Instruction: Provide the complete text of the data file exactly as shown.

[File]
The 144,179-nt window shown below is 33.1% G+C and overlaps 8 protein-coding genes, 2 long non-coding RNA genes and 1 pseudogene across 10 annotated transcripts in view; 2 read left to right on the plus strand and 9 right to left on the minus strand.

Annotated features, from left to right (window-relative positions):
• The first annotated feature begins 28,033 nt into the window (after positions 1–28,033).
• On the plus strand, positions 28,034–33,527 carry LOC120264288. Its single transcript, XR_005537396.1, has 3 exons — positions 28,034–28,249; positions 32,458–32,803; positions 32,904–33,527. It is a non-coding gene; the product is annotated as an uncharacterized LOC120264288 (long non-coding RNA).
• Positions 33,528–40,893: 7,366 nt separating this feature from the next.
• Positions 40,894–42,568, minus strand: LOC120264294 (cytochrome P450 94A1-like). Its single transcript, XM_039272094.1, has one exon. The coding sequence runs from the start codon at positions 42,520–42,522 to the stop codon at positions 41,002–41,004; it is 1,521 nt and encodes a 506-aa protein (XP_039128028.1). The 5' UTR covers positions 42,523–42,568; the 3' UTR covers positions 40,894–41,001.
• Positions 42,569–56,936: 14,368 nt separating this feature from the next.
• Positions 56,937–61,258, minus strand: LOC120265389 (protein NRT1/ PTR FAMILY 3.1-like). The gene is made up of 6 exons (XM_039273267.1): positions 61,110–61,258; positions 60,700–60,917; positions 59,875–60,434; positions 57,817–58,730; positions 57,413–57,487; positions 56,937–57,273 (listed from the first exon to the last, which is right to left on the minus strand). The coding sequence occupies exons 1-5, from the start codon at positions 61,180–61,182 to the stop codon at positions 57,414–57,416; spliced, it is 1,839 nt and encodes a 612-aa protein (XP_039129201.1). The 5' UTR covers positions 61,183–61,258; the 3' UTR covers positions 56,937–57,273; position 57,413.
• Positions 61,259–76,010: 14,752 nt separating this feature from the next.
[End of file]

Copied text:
The 144,179-nt window shown below is 33.1% G+C and overlaps 8 protein-coding genes, 2 long non-coding RNA genes and 1 pseudogene across 10 annotated transcripts in view; 2 read left to right on the plus strand and 9 right to left on the minus strand.

Annotated features, from left to right (window-relative positions):
• The first annotated feature begins 28,033 nt into the window (after positions 1–28,033).
• On the plus strand, positions 28,034–33,527 carry LOC120264288. Its single transcript, XR_005537396.1, has 3 exons — positions 28,034–28,249; positions 32,458–32,803; positions 32,904–33,527. It is a non-coding gene; the product is annotated as an uncharacterized LOC120264288 (long non-coding RNA).
• Positions 33,528–40,893: 7,366 nt separating this feature from the next.
• Positions 40,894–42,568, minus strand: LOC120264294 (cytochrome P450 94A1-like). Its single transcript, XM_039272094.1, has one exon. The coding sequence runs from the start codon at positions 42,520–42,522 to the stop codon at positions 41,002–41,004; it is 1,521 nt and encodes a 506-aa protein (XP_039128028.1). The 5' UTR covers positions 42,523–42,568; the 3' UTR covers positions 40,894–41,001.
• Positions 42,569–56,936: 14,368 nt separating this feature from the next.
• Positions 56,937–61,258, minus strand: LOC120265389 (protein NRT1/ PTR FAMILY 3.1-like). The gene is made up of 6 exons (XM_039273267.1): positions 61,110–61,258; positions 60,700–60,917; positions 59,875–60,434; positions 57,817–58,730; positions 57,413–57,487; positions 56,937–57,273 (listed from the first exon to the last, which is right to left on the minus strand). The coding sequence occupies exons 1-5, from the start codon at positions 61,180–61,182 to the stop codon at positions 57,414–57,416; spliced, it is 1,839 nt and encodes a 612-aa protein (XP_039129201.1). The 5' UTR covers positions 61,183–61,258; the 3' UTR covers positions 56,937–57,273; position 57,413.
• Positions 61,259–76,010: 14,752 nt separating this feature from the next.